|Publication number||US7115973 B1|
|Application number||US 10/842,661|
|Publication date||Oct 3, 2006|
|Filing date||May 10, 2004|
|Priority date||Mar 8, 2001|
|Publication number||10842661, 842661, US 7115973 B1, US 7115973B1, US-B1-7115973, US7115973 B1, US7115973B1|
|Inventors||Abdalla Aly Naem|
|Original Assignee||National Semiconductor Corporation|
|Export Citation||BiBTeX, EndNote, RefMan|
|Patent Citations (24), Referenced by (9), Classifications (13), Legal Events (2)|
|External Links: USPTO, USPTO Assignment, Espacenet|
This is a divisional application of U.S. application Ser. No. 10/091,982 filed on Mar. 6, 2002 U.S. Pat. No. 6,784,099 which is a continuation-in-part of U.S. application Ser. No. 09/802,148 filed on Mar. 8, 2001 U.S. Pat. No. 6,479,382 Abdalla Aly Naem for Dual-Sided Semiconductor Chip and Method for Forming the Chip with a Conductive Path Through the Chip that Connects Elements on Each Side of the Chip.
1. Field of the Invention
The present invention relates to a dual-sided semiconductor device and a method for forming the device and, more particularly, to a dual-sided semiconductor device and a method for forming the device with a resistive element that requires very little silicon surface area.
2. Description of the Related Art
A dual-sided semiconductor device is a device that has electrical circuits on both sides of a wafer. Thus, unlike more conventional semiconductor devices that utilize only one side of a wafer, a dual-sided device utilizes both sides of the wafer. As a result, packaged dual-sided semiconductor devices consume significantly less circuit-board real estate than conventional single-sided devices.
Thus, as shown in
One problem with semiconductor devices is that it is difficult to form large resistive elements on a wafer without consuming large amounts of silicon surface area. The space requirements of large resistive elements are often so severe that external devices must be used. Thus, there is a need for a method of forming large resistive elements on a wafer that consume much less silicon surface area.
The method of the present invention utilizes a wafer 200 that has a top surface 210, a bottom surface 212, and side-wall surfaces 214. Wafer 200 can be formed from a number of semiconductor materials such as, for example, silicon, germanium, gallium arsenide, aluminum-gallium arsenide, or indium phosphine.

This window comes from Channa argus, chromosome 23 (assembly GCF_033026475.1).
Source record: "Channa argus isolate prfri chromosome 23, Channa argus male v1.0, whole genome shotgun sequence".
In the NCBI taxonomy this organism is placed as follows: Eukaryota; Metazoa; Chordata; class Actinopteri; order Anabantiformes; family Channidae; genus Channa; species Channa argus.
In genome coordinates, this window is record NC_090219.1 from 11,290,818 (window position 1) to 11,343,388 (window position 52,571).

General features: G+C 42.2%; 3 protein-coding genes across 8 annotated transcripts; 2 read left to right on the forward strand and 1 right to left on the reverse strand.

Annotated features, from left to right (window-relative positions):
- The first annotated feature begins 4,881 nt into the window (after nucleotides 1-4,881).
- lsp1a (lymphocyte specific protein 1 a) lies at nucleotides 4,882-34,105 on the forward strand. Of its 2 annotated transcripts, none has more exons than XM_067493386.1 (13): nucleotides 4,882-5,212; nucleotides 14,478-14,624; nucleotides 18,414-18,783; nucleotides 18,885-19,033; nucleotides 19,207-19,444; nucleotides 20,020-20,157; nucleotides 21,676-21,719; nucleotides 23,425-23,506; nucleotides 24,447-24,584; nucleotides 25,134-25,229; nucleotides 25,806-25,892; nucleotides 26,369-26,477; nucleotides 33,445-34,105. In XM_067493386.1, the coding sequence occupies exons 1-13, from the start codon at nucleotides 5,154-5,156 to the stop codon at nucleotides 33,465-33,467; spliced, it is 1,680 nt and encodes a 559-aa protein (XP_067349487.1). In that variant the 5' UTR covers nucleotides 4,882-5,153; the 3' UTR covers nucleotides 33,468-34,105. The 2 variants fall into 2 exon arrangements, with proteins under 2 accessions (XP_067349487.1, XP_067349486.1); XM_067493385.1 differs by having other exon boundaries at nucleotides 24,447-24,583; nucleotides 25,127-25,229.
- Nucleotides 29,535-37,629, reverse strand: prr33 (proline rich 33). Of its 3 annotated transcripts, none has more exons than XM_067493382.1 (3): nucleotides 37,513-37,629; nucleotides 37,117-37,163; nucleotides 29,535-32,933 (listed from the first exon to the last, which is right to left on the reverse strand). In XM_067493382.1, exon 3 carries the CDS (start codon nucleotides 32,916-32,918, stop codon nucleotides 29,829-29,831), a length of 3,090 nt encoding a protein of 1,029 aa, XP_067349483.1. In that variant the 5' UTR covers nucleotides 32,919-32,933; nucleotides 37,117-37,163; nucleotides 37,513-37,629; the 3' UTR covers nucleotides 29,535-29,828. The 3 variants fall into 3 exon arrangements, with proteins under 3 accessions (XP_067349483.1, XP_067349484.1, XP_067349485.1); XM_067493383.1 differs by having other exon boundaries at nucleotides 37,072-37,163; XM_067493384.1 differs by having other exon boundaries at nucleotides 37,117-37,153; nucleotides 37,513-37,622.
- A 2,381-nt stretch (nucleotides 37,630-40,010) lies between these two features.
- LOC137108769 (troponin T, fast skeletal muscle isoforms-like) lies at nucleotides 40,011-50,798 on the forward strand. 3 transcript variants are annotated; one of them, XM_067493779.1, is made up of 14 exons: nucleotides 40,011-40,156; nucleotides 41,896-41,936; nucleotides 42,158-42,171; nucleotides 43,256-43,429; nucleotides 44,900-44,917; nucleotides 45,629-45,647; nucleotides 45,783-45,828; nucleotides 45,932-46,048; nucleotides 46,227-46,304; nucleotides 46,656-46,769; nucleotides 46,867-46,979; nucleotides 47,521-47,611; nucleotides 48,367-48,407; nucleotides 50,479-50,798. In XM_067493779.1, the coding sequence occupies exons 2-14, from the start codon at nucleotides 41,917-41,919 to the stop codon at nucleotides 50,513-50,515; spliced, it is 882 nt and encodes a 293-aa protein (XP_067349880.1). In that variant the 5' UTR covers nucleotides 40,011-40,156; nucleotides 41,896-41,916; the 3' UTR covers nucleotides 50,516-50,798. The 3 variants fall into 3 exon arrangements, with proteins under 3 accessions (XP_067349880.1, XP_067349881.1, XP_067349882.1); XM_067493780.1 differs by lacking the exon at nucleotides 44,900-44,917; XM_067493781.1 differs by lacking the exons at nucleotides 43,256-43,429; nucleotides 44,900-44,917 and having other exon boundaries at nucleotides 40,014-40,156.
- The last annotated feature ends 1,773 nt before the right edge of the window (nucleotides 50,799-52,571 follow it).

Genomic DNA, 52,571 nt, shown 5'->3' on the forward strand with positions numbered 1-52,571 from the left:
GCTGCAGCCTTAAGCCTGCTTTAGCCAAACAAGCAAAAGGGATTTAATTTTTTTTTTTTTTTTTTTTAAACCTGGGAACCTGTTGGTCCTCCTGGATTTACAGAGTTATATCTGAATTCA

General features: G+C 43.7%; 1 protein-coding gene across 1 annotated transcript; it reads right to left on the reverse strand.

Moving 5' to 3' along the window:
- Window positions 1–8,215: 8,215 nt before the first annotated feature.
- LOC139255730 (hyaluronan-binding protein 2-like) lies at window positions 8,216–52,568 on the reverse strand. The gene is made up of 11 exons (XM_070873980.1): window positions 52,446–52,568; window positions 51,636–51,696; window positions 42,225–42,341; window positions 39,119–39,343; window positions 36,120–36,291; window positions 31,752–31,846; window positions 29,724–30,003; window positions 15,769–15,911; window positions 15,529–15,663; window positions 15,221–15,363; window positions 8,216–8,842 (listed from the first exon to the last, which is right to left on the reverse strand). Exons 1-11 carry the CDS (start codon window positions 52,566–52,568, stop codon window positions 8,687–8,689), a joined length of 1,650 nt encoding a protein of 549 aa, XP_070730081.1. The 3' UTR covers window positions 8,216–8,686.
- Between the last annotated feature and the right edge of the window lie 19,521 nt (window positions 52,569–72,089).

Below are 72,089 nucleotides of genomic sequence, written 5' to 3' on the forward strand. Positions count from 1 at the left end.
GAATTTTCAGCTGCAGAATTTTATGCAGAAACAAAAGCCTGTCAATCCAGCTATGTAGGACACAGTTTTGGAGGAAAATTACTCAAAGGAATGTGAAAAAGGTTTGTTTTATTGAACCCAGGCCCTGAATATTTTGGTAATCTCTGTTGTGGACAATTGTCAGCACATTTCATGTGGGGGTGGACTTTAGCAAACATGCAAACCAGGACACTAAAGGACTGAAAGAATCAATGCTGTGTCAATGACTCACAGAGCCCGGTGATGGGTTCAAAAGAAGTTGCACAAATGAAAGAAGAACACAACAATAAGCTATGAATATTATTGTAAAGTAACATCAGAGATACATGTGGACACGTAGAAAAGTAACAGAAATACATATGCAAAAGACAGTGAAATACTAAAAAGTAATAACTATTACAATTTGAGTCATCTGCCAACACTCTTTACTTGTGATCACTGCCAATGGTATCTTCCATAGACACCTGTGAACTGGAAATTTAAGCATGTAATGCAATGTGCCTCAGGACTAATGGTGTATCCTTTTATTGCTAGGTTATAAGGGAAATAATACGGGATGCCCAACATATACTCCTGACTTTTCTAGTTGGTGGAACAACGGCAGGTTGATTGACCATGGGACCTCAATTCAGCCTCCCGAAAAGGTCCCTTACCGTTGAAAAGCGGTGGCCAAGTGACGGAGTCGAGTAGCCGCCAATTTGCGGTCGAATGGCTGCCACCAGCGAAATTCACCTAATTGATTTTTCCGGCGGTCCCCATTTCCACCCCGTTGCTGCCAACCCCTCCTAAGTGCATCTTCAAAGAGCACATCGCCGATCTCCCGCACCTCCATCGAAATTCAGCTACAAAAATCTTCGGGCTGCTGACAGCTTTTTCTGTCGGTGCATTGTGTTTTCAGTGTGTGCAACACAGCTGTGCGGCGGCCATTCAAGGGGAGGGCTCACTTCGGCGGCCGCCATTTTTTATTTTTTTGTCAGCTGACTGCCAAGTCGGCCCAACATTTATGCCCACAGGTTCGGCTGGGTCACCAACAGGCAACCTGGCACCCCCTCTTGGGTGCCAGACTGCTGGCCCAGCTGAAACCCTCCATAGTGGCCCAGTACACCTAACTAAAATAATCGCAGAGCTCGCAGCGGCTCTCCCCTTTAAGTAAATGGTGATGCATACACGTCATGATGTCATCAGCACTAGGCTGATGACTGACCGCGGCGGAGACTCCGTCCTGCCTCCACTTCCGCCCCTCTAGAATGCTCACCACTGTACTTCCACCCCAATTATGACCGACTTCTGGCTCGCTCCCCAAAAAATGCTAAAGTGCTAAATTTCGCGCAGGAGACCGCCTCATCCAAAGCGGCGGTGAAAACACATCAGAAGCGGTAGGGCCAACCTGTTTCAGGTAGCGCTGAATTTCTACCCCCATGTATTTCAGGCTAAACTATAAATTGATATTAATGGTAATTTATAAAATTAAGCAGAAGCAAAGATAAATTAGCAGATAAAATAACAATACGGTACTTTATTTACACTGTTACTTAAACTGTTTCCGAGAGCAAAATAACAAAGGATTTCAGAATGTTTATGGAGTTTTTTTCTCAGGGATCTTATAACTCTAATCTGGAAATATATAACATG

Wafer 200 is doped to have an n-type or p-type conductivity, and is conventionally cleaned, polished, and prepared for processing except that each preparation step performed to top surface 210 is also performed to bottom surface 212. The wafer handling equipment used for loading, aligning, processing, and unloading wafer 200 may need to be modified to insure that top and bottom surfaces 210 and 212 are not molested before, during, and after processing. One method of dual-sided processing is disclosed in U.S. Pat. No. 4,782,028 to Farrier et al. which is hereby incorporated by reference.
As shown in
Openings 220 and 224 are aligned with each other such that the left and right sides of opening 220 are substantially in register with the left and right sides of opening 224, respectively. Conventional techniques for the alignment of reticles or masks can be used to align openings 220 and 224 such as, for example, as disclosed in U.S. Pat. No. 3,939,579 to Schmidt and U.S. Pat. No. 5,530,552 to Mermagen et al. which are hereby incorporated by reference.
As shown in
Next, exposed region 222 on top surface 210 and exposed region 226 on bottom surface 212 are etched for a predetermined period of time. As shown in
Alternately, wafer 200 can be first etched to form openings 232 and 234, followed by the introduction of the dopant to form doped resistive region 236. In addition, instead of using the same masking layer for both the diffusion and etching steps, separate masks can be used for the two steps.
As shown in
Next, as shown in
Following this, as shown in
In accordance with a first embodiment of the present invention, as shown in
In a second embodiment of the present invention, as shown in
For example, as shown in
In addition, in a third embodiment of the present invention, top-side device 250 is formed to be connected to exposed region 244 via diffusion barrier region 254, and bottom-side device 252 is formed to be directly connected to exposed region 246.